Unlike most West Village New Yorkers, Stephen and Jose did not have pets. Perhaps the four floor walk-up was the reason the couple did not adopt a dog and grant it a cosmopolitan name like “Dino” or “Fee Fee”. A glass aquarium in the corner of the half-empty apartment was the only drop of the couple’s previous life on Perry Street that remained. They swam in love and dove through many arguments in the cozy studio for more than a decade. Now the charming studio seemed barren and dry, as did their souls that day I had my last glass of wine inside of 60 Perry Street, Apt. #4. At least as they packed to head off to Vieques, they did not have animals to contend with.
The inter-racial couple decided to informally adopt a squirrel instead of care-free creatures like cats that take care of themselves and need just fresh water, dry food and a clean litter box. They at one time in the mid-nineties had two gold fish, yet despite the ease of keeping underwater pets, their love nest proved to be inhospitable for even infant carp.
“Pebbles and Bam Bam perished after I changed the water in their tank. We had those goldfish for two years and they were getting really big. It was only after I got a new Pur water filter that our beloved pets died. I didn’t know the water had to be room temperature. New York’s water comes from the Catskills, you know. I thought Jose was going to divorce me. We loved those fish like children. We kept the filter on the tank running to ease our pain over the years. The bubbles soothed Jose at night,” Stephen explained while sipping a strong Cape Cod while entertaining a crowd of queens on the roof deck of 60 Perry Street one summer evening. Stephen went on to share the fate of their third pet “Coqui” that was adopted six months after Pebbles and Bam Bam were made sushi.. Coqui was a white aquarium frog that the couple raised from a tadpole, according to the tale:-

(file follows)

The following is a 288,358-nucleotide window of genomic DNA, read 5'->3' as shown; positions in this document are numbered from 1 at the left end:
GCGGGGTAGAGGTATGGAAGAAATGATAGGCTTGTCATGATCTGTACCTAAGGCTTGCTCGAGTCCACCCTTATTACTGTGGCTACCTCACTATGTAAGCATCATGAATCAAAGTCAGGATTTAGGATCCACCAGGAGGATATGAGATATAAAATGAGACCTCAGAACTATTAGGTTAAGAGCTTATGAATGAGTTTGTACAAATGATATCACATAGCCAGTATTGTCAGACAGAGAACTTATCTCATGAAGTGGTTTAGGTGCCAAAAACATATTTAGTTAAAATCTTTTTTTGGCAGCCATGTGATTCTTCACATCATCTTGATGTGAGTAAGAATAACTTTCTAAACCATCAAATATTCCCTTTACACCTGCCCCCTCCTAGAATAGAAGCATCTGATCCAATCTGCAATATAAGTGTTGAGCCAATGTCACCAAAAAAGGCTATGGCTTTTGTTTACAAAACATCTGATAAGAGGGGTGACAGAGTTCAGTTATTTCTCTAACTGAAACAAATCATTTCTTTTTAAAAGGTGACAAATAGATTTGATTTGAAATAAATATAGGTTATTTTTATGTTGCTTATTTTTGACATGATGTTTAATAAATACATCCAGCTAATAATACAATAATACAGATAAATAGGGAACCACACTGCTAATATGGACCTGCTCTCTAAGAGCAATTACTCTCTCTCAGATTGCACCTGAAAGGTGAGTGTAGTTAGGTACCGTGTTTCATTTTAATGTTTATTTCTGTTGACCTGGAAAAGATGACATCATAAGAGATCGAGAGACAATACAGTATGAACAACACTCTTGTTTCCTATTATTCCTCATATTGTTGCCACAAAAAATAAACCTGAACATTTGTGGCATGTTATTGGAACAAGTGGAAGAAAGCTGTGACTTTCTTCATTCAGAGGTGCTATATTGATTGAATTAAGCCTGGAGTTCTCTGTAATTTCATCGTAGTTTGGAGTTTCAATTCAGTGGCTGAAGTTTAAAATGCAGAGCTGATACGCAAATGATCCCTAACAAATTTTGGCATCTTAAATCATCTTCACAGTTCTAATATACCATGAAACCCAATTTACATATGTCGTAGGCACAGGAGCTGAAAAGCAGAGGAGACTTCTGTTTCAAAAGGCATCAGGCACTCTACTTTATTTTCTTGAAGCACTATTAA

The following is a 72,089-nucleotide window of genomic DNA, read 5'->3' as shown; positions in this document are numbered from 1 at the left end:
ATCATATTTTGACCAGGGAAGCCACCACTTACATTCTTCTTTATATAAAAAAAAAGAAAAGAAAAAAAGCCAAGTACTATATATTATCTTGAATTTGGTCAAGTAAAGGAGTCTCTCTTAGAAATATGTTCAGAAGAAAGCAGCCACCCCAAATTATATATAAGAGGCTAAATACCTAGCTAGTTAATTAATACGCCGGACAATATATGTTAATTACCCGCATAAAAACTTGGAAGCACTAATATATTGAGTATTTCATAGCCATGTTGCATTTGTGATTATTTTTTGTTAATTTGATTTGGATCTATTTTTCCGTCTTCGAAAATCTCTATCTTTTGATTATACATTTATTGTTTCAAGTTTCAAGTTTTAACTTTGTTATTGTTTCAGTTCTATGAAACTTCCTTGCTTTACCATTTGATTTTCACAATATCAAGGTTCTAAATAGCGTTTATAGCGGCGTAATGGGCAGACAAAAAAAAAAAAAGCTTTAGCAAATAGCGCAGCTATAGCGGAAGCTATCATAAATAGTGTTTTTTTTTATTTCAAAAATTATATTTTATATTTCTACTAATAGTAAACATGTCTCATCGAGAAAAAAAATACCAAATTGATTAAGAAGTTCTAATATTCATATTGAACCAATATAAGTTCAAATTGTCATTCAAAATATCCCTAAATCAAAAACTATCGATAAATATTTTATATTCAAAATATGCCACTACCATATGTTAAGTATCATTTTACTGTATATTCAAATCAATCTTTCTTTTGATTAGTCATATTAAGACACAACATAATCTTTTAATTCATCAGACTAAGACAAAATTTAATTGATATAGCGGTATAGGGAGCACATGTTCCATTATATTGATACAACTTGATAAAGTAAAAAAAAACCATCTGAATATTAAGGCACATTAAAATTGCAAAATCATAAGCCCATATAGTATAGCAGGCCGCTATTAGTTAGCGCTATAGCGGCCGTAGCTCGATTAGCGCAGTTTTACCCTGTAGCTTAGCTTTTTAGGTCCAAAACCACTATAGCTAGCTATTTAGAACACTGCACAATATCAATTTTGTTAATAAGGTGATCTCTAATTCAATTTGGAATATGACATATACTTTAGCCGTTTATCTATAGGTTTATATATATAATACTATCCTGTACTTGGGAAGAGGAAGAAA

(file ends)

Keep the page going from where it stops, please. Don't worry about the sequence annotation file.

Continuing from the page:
“Coqui got out all the time. We thought it was the cutest thing,” Jose explained.
“Oh yes—“ Stephen injected, “He’d hop under the futon and stay until he got thirsty and then, like any alcoholic, came out and practically begged to be put back in his tank. You would have sworn he was heeling. At least we didn’t have to pick up his shit. Anyway, Coqui somehow managed to jump upon the window ledge one morning—as if it were his lily pad—oh, he was so cute—should have seen ‘em sittin’ there in the sun. I don’t know if you ever noticed, but we don’t have screens in our windows here. It was morning and the mosquitoes of night were gone when Coqui suddenly jumped out the window. We watched in horror as he clung to the green leaves of that giant elm that grows from Sara Jessica Parker’s yard. Who knows what ever happened to that frog. Perhaps Sara keeps it in her tub.”
The guests sitting on Stephen and Jose’s roof deck erupted in laughter as Stephen told the story of Coqui. Stephen often cracked jokes about his neighbor, Sara Jessica Parker from Sex and the City. Parker and her husband Matthew Broderick lived directly behind Stephen and Jose on a house that faced Charles Street. At one of Stephen and Jose’s soriree’s, intoxicated partiers were granted a glimpse of the skinny star when she appeared in a well-lit kitchen, wearing simple denim jeans, and sat on a barstool to read what appeared from our perspective to be the ‘New York Times’.
“We’re tossing out the fish tank,” Stephen explained, as I sat there with him and Jose in their old place, reminiscing of the good years that had gone by as dust balls rolled across the hardwood floor like little Coquis. I was still in disbelieve that my only true friends in New York were leaving town.
“You said you may come back to New York in eight months,” I reminded them.
“Fuck this town,” Stephen snipped as Jose quickly jumped from the futon to refill his glass.
“More Charles?” Jose asked.
“Just a drop. Thank you.”
“We’ll come back in eight months, but that’s only to sublet this place again. We’re tired of New York. This town has become a bore to us. Nothing but anorexic bitches running around on cocaine—oh, and of course, their rich boyfriends who work on Wall Street. This is not what I moved here for. I cannot even stand to watch Sex and the City anymore. This town has made every gay man mad—just look at where you just came from, Charles,” Stephen blasted, hinting to me that too perhaps I should make my getaway plan from the city not even fit for pets before I lost what was left of my rational consciousness.